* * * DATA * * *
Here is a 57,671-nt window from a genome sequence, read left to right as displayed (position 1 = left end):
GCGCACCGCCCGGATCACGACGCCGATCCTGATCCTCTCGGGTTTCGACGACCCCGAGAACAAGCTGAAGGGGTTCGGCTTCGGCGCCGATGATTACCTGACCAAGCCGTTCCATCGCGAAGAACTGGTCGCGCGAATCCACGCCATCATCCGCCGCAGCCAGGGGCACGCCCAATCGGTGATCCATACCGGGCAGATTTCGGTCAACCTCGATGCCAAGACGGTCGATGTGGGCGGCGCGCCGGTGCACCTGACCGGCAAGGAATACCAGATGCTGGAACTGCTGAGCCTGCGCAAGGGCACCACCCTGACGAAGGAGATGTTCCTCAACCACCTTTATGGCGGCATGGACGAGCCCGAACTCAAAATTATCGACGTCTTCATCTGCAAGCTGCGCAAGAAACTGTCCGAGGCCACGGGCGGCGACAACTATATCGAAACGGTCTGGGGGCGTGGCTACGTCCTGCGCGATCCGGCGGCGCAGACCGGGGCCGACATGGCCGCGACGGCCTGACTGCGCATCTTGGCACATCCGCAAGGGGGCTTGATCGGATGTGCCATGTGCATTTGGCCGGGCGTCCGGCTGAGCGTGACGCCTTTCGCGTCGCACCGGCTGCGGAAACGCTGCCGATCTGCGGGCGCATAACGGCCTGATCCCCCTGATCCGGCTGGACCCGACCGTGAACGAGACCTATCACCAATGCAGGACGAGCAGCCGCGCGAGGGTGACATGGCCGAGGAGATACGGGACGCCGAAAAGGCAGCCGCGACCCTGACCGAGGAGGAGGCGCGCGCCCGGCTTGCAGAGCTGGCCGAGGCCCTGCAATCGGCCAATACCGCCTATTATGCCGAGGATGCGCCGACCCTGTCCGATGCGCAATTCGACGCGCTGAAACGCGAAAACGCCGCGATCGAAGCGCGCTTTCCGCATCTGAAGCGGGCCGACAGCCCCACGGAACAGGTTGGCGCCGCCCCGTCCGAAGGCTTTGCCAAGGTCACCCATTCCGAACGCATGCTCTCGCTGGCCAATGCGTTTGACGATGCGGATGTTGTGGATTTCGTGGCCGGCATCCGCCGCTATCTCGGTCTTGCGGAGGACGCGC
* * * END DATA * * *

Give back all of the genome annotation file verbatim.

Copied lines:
Here is a 57,671-nt window from a genome sequence, read left to right as displayed (position 1 = left end):
GCGCACCGCCCGGATCACGACGCCGATCCTGATCCTCTCGGGTTTCGACGACCCCGAGAACAAGCTGAAGGGGTTCGGCTTCGGCGCCGATGATTACCTGACCAAGCCGTTCCATCGCGAAGAACTGGTCGCGCGAATCCACGCCATCATCCGCCGCAGCCAGGGGCACGCCCAATCGGTGATCCATACCGGGCAGATTTCGGTCAACCTCGATGCCAAGACGGTCGATGTGGGCGGCGCGCCGGTGCACCTGACCGGCAAGGAATACCAGATGCTGGAACTGCTGAGCCTGCGCAAGGGCACCACCCTGACGAAGGAGATGTTCCTCAACCACCTTTATGGCGGCATGGACGAGCCCGAACTCAAAATTATCGACGTCTTCATCTGCAAGCTGCGCAAGAAACTGTCCGAGGCCACGGGCGGCGACAACTATATCGAAACGGTCTGGGGGCGTGGCTACGTCCTGCGCGATCCGGCGGCGCAGACCGGGGCCGACATGGCCGCGACGGCCTGACTGCGCATCTTGGCACATCCGCAAGGGGGCTTGATCGGATGTGCCATGTGCATTTGGCCGGGCGTCCGGCTGAGCGTGACGCCTTTCGCGTCGCACCGGCTGCGGAAACGCTGCCGATCTGCGGGCGCATAACGGCCTGATCCCCCTGATCCGGCTGGACCCGACCGTGAACGAGACCTATCACCAATGCAGGACGAGCAGCCGCGCGAGGGTGACATGGCCGAGGAGATACGGGACGCCGAAAAGGCAGCCGCGACCCTGACCGAGGAGGAGGCGCGCGCCCGGCTTGCAGAGCTGGCCGAGGCCCTGCAATCGGCCAATACCGCCTATTATGCCGAGGATGCGCCGACCCTGTCCGATGCGCAATTCGACGCGCTGAAACGCGAAAACGCCGCGATCGAAGCGCGCTTTCCGCATCTGAAGCGGGCCGACAGCCCCACGGAACAGGTTGGCGCCGCCCCGTCCGAAGGCTTTGCCAAGGTCACCCATTCCGAACGCATGCTCTCGCTGGCCAATGCGTTTGACGATGCGGATGTTGTGGATTTCGTGGCCGGCATCCGCCGCTATCTCGGTCTTGCGGAGGACGCGC